When I first tried hair tissue mineral analysis (HTMA), I have to admit I was a huge skeptic. While I’m no stranger to losing hair from coloring, breakage, and hair loss in my early twenties due to poor nutrition, purposely cutting off a piece of my hair at the root to send in for testing was a slightly different story. I was terrified even though it was only about one tablespoon of hair from the root, but I did it anyways. Now I’m here to tell you about it.
I tried out hair analysis testing for almost nine months before I was blown away by what I learned about the science of HTMA, my body, and the results I saw. There were certain health issues I’d seen 70-80% improvement with nutrition alone, but by using hair analysis to provide a glimpse of what was going on inside my body, I could actually see the mineral deficiencies and imbalances I needed to address. No more guessing or assuming! Once I knew what my deficiencies and imbalances were, I was able to target them with a specific supplement plan and see another 10-15% improvement pretty quickly. By this point I knew I had to study hair analysis myself and use it in my own practice—a service I just recently started offering.
Hair analysis is an absolute game changer for optimizing your nutrition and getting (and keeping) yourself out of nutritional debt. However, because supplements are a main part of the protocol (real-food supplements whenever possible), I do see it as “icing on the cake” to an already stellar, nutrient-dense diet. Because, let’s face it, you can’t supplement yourself out of poor eating habits.
What is hair analysis?
Hair analysis provides a unique snapshot into your body, showing you a stress and energy profile. A hair analysis can help indicate where you are on the energy continuum while assessing your mineral status. It can also detect imbalances sooner than blood tests identify them and show you early trends toward health problems.
I see hair analysis as a prevention tool of the future, examining and correcting mineral levels as an early line of defense against disease. Here are just a few studies that show correlations between certain hair minerals levels and disease:
- Hair Analysis and Cancer:
A 2014 study looking at hair mineral levels in 399 polish women revealed lower concentrations of selenium, zinc, copper, germanium and boron, iron, and magnesium along with an increased level of aluminum, potassium, and molybdenum in all of the cancer patient groups (digestive tract cancers, hormone-dependent cancers, and high glycolysis cancer) in the study when compared to the healthy control group. Based on these findings and others, the researchers concluded “that these trace elements in hair may be regarded as tumor biomarkers and prognostic factors for various cancer groups. Moreover, our results suggest that analysis of trace element levels should be taken into consideration to optimize prevention and may be helpful to individualize therapies of various cancers in women on the basis of the analysis of hair trace elements. All in all, our results allow for the conclusion that hair element analysis is useful in screening tests for the biomarkers of various cancer diseases in female populations.”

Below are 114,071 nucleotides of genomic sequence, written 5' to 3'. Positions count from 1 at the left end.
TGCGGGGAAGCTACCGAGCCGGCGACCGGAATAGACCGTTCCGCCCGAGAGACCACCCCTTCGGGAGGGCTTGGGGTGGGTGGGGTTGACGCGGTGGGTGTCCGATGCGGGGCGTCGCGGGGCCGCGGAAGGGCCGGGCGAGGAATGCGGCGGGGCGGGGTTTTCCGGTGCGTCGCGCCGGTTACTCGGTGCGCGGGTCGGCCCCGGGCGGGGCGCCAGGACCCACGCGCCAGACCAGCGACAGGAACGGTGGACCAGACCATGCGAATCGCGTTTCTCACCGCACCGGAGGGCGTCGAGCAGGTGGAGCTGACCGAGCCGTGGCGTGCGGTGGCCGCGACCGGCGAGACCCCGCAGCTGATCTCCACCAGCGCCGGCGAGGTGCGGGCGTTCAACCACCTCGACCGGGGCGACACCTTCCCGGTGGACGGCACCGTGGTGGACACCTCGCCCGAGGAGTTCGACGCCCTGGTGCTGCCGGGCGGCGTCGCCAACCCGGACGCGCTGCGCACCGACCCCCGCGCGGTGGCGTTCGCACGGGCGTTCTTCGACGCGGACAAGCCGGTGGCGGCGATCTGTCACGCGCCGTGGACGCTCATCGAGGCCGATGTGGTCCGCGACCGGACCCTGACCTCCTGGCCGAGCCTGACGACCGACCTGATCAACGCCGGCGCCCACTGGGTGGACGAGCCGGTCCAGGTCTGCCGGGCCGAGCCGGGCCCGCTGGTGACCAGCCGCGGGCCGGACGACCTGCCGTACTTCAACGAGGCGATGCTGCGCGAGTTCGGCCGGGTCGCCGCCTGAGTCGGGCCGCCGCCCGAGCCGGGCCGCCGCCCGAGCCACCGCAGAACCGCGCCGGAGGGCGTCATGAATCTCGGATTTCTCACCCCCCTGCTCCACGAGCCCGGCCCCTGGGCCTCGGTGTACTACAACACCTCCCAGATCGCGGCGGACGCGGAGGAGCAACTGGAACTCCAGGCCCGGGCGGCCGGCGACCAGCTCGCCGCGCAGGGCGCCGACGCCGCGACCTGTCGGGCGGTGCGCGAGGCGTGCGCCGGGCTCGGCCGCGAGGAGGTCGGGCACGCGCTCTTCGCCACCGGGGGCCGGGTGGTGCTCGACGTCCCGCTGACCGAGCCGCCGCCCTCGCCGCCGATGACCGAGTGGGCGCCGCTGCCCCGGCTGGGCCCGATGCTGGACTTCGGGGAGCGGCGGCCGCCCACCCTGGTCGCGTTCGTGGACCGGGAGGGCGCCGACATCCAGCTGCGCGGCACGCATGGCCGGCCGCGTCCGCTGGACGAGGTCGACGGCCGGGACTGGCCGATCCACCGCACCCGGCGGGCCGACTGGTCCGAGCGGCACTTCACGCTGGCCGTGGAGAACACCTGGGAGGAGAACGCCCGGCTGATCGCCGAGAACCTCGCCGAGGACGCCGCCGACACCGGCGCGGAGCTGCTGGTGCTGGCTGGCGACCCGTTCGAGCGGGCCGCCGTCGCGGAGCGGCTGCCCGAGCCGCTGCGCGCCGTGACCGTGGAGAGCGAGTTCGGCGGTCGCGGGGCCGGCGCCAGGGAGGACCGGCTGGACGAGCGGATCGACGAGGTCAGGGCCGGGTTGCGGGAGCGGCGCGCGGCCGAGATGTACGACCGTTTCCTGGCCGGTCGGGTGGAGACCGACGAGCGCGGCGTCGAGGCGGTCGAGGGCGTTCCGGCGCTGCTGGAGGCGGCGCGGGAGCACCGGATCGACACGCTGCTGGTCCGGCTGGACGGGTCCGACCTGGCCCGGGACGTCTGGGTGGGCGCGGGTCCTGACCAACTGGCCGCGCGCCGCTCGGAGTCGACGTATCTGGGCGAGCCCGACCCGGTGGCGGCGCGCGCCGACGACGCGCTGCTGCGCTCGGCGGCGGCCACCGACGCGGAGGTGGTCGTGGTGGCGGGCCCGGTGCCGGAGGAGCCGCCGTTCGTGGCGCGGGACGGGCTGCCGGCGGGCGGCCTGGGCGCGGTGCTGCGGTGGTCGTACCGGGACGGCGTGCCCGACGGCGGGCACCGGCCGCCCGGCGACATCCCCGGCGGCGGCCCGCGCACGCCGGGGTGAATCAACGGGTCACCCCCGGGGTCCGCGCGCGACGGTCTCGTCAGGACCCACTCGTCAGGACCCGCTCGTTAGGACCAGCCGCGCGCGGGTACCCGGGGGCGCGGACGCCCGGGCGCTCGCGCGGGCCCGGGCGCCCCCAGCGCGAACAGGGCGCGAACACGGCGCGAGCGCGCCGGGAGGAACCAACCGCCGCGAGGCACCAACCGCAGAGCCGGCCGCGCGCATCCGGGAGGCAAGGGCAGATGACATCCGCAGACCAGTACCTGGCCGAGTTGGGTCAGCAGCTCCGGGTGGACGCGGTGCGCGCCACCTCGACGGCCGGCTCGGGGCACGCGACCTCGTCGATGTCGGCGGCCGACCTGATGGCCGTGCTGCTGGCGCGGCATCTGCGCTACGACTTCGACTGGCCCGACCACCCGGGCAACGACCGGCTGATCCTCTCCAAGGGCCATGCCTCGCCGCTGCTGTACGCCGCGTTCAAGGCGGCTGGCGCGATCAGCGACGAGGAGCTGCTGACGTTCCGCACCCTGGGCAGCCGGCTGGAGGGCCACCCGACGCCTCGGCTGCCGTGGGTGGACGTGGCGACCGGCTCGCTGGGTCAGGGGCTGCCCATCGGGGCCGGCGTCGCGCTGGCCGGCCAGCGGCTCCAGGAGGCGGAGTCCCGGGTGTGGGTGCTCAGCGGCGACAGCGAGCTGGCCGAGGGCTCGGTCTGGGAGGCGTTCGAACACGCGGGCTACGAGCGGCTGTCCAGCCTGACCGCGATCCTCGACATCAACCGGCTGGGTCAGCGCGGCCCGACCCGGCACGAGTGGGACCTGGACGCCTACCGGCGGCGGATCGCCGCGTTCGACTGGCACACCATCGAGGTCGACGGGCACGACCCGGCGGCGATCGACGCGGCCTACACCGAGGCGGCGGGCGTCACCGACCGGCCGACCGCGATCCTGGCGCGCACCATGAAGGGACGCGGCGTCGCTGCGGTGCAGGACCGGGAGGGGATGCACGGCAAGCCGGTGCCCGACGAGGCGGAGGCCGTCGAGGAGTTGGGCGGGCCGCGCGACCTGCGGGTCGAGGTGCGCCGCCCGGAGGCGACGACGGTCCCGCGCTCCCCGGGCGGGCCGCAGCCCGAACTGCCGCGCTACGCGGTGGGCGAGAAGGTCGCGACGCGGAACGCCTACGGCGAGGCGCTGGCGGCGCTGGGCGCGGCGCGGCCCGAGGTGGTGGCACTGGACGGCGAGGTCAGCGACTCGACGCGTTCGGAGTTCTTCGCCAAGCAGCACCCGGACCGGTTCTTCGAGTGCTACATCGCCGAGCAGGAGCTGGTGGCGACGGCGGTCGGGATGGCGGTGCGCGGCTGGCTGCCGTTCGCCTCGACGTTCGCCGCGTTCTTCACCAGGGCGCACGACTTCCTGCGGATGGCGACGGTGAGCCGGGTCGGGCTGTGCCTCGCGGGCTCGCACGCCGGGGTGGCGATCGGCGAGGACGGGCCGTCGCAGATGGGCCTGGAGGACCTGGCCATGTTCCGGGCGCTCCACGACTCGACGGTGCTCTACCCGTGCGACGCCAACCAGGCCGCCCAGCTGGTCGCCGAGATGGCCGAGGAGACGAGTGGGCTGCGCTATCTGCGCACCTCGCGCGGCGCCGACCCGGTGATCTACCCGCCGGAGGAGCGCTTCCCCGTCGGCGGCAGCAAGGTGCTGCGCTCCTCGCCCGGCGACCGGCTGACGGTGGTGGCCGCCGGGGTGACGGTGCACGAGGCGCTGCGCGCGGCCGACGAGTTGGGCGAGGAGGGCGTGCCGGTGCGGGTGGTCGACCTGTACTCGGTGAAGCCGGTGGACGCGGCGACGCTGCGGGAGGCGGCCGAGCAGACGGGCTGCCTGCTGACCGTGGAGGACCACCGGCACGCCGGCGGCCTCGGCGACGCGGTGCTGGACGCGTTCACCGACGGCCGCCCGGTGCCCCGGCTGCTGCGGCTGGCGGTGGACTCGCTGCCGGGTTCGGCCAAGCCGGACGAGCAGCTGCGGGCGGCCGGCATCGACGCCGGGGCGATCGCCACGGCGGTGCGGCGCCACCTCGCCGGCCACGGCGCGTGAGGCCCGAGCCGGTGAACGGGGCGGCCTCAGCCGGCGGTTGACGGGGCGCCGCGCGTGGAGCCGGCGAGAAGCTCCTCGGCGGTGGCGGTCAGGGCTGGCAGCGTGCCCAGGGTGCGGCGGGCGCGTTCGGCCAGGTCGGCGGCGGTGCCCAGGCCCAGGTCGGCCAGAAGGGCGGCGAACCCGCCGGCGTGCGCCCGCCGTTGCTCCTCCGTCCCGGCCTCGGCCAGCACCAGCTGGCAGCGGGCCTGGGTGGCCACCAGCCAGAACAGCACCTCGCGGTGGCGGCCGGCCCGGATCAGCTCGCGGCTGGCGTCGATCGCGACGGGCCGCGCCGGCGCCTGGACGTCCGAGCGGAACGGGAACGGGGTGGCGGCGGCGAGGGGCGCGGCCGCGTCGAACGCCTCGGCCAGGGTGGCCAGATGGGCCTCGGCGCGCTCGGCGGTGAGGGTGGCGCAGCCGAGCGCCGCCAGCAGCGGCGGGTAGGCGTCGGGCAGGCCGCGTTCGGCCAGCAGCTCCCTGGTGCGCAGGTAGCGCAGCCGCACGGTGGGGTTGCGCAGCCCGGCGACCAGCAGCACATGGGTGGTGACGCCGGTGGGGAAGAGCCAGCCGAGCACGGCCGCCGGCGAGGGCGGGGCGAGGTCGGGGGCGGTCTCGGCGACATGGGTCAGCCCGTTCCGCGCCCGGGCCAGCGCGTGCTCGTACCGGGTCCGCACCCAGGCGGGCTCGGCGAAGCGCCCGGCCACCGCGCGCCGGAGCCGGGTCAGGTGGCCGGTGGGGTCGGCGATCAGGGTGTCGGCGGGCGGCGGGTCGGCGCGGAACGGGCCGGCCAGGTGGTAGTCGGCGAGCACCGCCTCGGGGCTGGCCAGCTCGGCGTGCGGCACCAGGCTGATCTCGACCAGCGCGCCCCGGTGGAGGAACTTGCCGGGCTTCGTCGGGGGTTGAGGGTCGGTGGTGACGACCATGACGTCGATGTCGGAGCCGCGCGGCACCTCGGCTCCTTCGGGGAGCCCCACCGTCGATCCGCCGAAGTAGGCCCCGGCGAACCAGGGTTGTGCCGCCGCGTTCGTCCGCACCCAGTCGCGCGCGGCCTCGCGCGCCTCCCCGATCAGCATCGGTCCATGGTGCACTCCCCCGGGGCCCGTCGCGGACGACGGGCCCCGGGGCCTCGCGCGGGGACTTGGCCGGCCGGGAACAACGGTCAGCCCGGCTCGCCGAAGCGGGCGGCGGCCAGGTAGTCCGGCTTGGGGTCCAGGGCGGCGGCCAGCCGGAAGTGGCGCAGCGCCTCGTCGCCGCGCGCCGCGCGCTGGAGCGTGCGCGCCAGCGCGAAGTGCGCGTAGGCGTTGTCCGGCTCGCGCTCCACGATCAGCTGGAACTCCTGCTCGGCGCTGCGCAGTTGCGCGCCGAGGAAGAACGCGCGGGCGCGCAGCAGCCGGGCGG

- Hair Analysis and Breast Cancer:
This study examining hair mineral levels of 40 newly diagnosed cancer patients prior to anti-cancer chemotherapy found that “Breast cancer patients had low calcium, magnesium, iron, copper, manganese, and zinc, whereas they had high arsenic, sodium, and potassium compared with the normal control.”
- Hair Analysis and Metabolic Syndrome or Syndrome X:
According to the Mayo clinic, Metabolic Syndrome is “a cluster of conditions that increase the risk of heart disease, stroke, and diabetes.” This study of 343 individuals showed that “the optimal calcium and magnesium concentrations in hair tissue may reflect decreased risk of metabolic syndrome, whereas high mercury concentration in hair tissue may indicate increased risk of metabolic syndrome.“
How do mineral imbalances occur?
- Diet – Processed food, fad diets, eating too little, and depleted soil can all contribute to mineral imbalances.
- Stress – Stress causes your body to not only waste certain minerals, but also have difficulty absorbing and assimilating nutrients from your food.
- Medications – Medications can deplete your body of certain minerals.
- Nutritional supplements – Did you know that taking one mineral supplement can have a cascading effect on other minerals? Hair analysis can help to bring your mineral levels back in balance after abusing nutritional supplements.
- Environment/pollution – Throughout your lifespan, you’re exposed to countless toxins, particularly toxic metals like cadmium (cigarette smoke), lead (hair dyes, cosmetics), nickel (hydrogenated oils), aluminum (antiperspirants, cookware), mercury (amalgam fillings), and copper (cookware).
- Inherited imbalances – Mineral deficiencies and/or excesses can be inherited from your parents.
10 Things Hair Analysis Can Teach You
Enough of the back story of hair analysis testing! Today I want to share with you 10 of the most important things that hair analysis can teach you…[keep reading]